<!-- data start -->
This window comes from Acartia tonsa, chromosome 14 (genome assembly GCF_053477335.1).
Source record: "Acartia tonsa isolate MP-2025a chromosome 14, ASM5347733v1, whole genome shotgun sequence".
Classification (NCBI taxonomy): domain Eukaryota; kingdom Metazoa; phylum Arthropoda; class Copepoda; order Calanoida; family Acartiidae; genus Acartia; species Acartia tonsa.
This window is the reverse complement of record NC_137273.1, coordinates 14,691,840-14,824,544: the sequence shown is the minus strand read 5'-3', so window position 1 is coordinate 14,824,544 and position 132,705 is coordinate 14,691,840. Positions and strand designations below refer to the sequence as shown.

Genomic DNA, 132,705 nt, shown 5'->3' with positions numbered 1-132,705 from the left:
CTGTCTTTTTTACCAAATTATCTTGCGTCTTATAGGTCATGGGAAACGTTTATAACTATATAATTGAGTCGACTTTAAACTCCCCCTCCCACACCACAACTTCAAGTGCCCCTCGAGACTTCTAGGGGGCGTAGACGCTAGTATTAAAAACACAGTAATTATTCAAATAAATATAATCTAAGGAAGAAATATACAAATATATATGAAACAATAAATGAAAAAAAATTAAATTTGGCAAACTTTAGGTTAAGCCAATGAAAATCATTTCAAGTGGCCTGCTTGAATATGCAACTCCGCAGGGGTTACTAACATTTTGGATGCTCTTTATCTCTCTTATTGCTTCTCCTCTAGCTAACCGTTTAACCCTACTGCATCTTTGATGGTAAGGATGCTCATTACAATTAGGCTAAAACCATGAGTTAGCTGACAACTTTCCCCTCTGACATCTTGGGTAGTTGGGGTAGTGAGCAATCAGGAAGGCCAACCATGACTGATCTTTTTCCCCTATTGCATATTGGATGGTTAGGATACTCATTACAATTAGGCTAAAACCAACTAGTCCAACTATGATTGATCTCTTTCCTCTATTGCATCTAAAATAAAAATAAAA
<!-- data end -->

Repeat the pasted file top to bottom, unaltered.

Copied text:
This window comes from Acartia tonsa, chromosome 14 (genome assembly GCF_053477335.1).
Source record: "Acartia tonsa isolate MP-2025a chromosome 14, ASM5347733v1, whole genome shotgun sequence".
Classification (NCBI taxonomy): domain Eukaryota; kingdom Metazoa; phylum Arthropoda; class Copepoda; order Calanoida; family Acartiidae; genus Acartia; species Acartia tonsa.
This window is the reverse complement of record NC_137273.1, coordinates 14,691,840-14,824,544: the sequence shown is the minus strand read 5'-3', so window position 1 is coordinate 14,824,544 and position 132,705 is coordinate 14,691,840. Positions and strand designations below refer to the sequence as shown.

Genomic DNA, 132,705 nt, shown 5'->3' with positions numbered 1-132,705 from the left:
CTGTCTTTTTTACCAAATTATCTTGCGTCTTATAGGTCATGGGAAACGTTTATAACTATATAATTGAGTCGACTTTAAACTCCCCCTCCCACACCACAACTTCAAGTGCCCCTCGAGACTTCTAGGGGGCGTAGACGCTAGTATTAAAAACACAGTAATTATTCAAATAAATATAATCTAAGGAAGAAATATACAAATATATATGAAACAATAAATGAAAAAAAATTAAATTTGGCAAACTTTAGGTTAAGCCAATGAAAATCATTTCAAGTGGCCTGCTTGAATATGCAACTCCGCAGGGGTTACTAACATTTTGGATGCTCTTTATCTCTCTTATTGCTTCTCCTCTAGCTAACCGTTTAACCCTACTGCATCTTTGATGGTAAGGATGCTCATTACAATTAGGCTAAAACCATGAGTTAGCTGACAACTTTCCCCTCTGACATCTTGGGTAGTTGGGGTAGTGAGCAATCAGGAAGGCCAACCATGACTGATCTTTTTCCCCTATTGCATATTGGATGGTTAGGATACTCATTACAATTAGGCTAAAACCAACTAGTCCAACTATGATTGATCTCTTTCCTCTATTGCATCTAAAATAAAAATAAAA